A new Brown University study suggests typical Medicare Advantage members may often receive poor care at their nursing facilities, according to a story from Forbes.
Last year, about 19 million Americans, one-third of Medicare participants, were enrolled in MA plans. This model holds the promise of fully integratinghealth care and long-term services and supports—a great benefit for frail older adults. But critics worry that when managed care organizations are at financial risk for the cost of care, they may skimp on quality to save money. That certainly was my concern when visiting my friend. And a new study in the journal Health Affairs (paywall) suggests that fear may be well-founded when it comes to skilled nursing care.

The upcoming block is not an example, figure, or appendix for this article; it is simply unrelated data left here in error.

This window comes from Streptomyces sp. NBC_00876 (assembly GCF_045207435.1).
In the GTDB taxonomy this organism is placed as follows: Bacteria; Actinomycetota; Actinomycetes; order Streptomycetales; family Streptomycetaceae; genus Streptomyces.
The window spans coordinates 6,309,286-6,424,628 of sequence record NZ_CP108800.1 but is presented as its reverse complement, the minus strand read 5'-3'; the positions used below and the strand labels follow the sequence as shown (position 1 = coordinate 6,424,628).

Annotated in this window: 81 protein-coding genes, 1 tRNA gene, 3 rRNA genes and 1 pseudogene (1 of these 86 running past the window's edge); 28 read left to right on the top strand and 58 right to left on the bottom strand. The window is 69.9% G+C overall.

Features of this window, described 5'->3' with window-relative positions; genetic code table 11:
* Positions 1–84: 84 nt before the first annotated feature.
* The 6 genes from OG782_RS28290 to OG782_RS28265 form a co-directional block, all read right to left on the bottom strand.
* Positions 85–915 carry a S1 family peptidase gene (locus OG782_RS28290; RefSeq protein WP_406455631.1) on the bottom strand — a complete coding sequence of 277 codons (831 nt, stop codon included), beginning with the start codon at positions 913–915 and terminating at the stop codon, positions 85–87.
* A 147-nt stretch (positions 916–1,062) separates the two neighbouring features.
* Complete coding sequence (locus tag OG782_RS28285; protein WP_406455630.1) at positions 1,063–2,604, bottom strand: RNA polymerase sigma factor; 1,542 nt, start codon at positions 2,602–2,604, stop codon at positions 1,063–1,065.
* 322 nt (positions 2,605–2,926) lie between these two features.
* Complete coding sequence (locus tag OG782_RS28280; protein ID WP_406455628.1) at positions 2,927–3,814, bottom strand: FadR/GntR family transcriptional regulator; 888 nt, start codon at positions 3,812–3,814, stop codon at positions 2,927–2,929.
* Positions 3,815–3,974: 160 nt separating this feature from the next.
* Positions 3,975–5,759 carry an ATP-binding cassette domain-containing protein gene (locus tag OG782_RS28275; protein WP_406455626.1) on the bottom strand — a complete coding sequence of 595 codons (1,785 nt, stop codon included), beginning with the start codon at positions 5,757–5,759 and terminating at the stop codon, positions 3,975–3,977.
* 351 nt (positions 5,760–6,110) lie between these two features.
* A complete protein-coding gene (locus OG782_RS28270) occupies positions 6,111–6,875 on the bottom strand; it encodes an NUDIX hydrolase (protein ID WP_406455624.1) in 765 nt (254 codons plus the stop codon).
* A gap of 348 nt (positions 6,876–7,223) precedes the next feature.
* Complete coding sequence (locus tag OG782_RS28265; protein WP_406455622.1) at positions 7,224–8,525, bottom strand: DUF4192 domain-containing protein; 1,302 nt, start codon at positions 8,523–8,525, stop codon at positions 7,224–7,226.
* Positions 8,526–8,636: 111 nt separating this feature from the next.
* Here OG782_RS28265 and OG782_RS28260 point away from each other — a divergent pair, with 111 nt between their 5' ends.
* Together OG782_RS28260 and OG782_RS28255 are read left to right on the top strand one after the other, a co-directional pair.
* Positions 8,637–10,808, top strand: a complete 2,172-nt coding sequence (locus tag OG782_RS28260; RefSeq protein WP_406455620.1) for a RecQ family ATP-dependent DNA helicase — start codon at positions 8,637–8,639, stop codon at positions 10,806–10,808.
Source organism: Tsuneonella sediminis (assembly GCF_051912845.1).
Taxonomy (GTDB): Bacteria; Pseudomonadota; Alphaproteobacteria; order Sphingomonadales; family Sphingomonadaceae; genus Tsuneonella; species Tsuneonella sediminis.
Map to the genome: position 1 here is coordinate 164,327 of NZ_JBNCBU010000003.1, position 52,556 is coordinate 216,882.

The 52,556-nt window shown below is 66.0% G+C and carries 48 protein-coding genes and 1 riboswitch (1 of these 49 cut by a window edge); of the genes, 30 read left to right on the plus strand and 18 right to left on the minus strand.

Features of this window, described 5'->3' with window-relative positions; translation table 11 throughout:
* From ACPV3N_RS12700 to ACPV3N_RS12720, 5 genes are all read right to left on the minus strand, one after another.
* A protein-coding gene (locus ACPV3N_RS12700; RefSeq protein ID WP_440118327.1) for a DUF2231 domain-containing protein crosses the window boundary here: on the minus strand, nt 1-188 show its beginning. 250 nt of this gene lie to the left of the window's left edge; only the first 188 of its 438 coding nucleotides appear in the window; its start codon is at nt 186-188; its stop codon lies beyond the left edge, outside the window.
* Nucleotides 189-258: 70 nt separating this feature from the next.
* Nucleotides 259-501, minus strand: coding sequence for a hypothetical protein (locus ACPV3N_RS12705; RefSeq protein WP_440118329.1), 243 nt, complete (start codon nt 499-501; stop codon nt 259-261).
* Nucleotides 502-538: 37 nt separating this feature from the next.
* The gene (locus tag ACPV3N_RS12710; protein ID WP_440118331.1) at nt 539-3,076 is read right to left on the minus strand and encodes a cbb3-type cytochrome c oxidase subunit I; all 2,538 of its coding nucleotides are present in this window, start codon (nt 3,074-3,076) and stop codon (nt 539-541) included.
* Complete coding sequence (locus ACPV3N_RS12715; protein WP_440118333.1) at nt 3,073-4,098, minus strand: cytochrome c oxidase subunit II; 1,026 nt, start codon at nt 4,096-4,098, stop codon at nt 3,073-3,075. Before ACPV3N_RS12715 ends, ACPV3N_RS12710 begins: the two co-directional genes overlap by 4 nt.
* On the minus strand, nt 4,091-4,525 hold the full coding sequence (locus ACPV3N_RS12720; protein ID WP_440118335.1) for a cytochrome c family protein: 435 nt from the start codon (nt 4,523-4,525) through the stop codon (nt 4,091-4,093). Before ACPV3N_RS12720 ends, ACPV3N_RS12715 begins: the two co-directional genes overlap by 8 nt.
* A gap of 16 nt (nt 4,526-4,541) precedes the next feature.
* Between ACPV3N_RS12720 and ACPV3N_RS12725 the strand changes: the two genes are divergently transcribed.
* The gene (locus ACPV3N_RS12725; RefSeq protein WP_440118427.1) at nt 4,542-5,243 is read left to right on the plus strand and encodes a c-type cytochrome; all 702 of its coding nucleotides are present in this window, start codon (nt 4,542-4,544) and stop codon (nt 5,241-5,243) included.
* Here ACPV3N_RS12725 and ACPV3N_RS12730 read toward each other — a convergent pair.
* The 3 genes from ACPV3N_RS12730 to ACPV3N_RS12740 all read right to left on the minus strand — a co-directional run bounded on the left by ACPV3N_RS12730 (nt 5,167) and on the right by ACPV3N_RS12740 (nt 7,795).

The research, by David Meyers, Vince Mor, and Momotazur Rahman at Brown University, concludes that seniors in traditional fee-for-service Medicare are more likely to be admitted to high quality nursing facilities than MA enrollees. And they found that members of lower-quality MA plans were the most likely to receive care in the poorest quality SNFs.
The paper used two ways to measure SNF quality: the Centers for Medicare and Medicaid Services (CMS) star rating system (1 is the lowest and 5 is the highest ) and hospital readmission rates.
You can read more about this study at Forbes.